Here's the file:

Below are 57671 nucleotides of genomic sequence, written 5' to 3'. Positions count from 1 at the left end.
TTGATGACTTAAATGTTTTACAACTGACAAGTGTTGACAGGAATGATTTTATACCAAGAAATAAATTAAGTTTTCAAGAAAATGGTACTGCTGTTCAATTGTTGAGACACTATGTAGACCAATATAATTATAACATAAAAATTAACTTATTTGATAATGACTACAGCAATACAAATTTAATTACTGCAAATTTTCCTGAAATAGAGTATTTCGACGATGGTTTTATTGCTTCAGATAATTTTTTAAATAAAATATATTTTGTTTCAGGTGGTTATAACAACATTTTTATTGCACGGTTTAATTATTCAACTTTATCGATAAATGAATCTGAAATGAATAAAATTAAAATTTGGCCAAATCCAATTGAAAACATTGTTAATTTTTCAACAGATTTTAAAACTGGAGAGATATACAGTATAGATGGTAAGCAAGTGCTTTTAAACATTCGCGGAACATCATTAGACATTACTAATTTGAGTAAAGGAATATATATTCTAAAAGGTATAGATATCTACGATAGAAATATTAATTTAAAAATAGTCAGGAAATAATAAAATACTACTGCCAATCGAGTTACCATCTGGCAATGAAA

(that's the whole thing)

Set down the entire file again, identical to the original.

Below are 57671 nucleotides of genomic sequence, written 5' to 3'. Positions count from 1 at the left end.
TTGATGACTTAAATGTTTTACAACTGACAAGTGTTGACAGGAATGATTTTATACCAAGAAATAAATTAAGTTTTCAAGAAAATGGTACTGCTGTTCAATTGTTGAGACACTATGTAGACCAATATAATTATAACATAAAAATTAACTTATTTGATAATGACTACAGCAATACAAATTTAATTACTGCAAATTTTCCTGAAATAGAGTATTTCGACGATGGTTTTATTGCTTCAGATAATTTTTTAAATAAAATATATTTTGTTTCAGGTGGTTATAACAACATTTTTATTGCACGGTTTAATTATTCAACTTTATCGATAAATGAATCTGAAATGAATAAAATTAAAATTTGGCCAAATCCAATTGAAAACATTGTTAATTTTTCAACAGATTTTAAAACTGGAGAGATATACAGTATAGATGGTAAGCAAGTGCTTTTAAACATTCGCGGAACATCATTAGACATTACTAATTTGAGTAAAGGAATATATATTCTAAAAGGTATAGATATCTACGATAGAAATATTAATTTAAAAATAGTCAGGAAATAATAAAATACTACTGCCAATCGAGTTACCATCTGGCAATGAAA